Wearables are out and digital assistants are in, as tech giants like Amazon and Google struggle to put their products on the forefront of home control and smart living. The Consumer Electronics Show in Las Vegas puts a renewed focus on lifestyle tech, from voice activated lights to draft beer makers. 

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<![CDATA[Apple Shareholders Call on Board to Study Screen Time Impact]]> Tue, 09 Jan 2018 07:37:04 -0600 https://media.nbcdfw.com/images/213*120/apple_screen_0108_1344373.JPG

Apple shareholders are calling on the company's board of directors to study the impact of smartphones on children.

Parents have expressed concern about the amount of time kids spend on their smartphones, and now some investors in the Cupertino-based tech giant are concerned as well.

Jana partners and the California State Teachers' Retirement System sent a letter to Apple's board urging the company to study screen time impacts and offer parents solutions.

While many adults can be seen glued to their phones, parents say their kids are even more tuned into their screens.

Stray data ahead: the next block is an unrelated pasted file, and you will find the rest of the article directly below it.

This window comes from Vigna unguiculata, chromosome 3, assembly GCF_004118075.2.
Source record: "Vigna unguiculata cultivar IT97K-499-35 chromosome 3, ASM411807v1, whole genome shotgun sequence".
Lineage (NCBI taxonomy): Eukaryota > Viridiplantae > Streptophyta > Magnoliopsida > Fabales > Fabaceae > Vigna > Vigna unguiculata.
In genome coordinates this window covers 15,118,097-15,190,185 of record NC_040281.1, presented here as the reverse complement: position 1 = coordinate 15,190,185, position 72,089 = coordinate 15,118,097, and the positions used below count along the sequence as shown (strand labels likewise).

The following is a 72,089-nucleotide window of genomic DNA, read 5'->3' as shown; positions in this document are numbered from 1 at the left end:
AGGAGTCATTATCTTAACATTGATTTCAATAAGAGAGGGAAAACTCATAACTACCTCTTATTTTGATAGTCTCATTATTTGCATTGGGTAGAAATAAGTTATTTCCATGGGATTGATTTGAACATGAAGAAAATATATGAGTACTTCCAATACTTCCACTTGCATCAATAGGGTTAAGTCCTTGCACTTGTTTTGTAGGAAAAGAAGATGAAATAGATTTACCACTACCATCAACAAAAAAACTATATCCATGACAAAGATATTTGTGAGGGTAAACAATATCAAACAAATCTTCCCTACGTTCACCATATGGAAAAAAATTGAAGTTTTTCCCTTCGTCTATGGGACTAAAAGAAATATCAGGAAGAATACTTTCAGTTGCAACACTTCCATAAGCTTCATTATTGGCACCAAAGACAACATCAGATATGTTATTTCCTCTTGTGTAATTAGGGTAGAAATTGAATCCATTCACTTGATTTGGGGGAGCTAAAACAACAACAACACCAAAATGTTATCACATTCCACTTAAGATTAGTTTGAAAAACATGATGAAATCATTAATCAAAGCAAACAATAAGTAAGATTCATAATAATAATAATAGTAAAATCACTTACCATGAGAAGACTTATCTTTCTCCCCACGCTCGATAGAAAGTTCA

"If you take it away, they start crying, whining, throwing a tantrum," said Ann Kraft of Connecticut. "Why don't you play with a ball?"

Kraft added: "They're watching TV on the phone, texting, face timing, Instagramming. Everything they do is on the phone. It's a lot of screen time."

Apple shareholders are saying there is a growing body of evidence that, for at least some of the most frequent young users, it may be having unintentional negative consequences.

Clinical psychologist and Cal State East Bay professor Michael Stanton says there are impacts.

"We know social media do contribute to anxiety and depression, especially among kids in regards to social comparisons," Stanton said.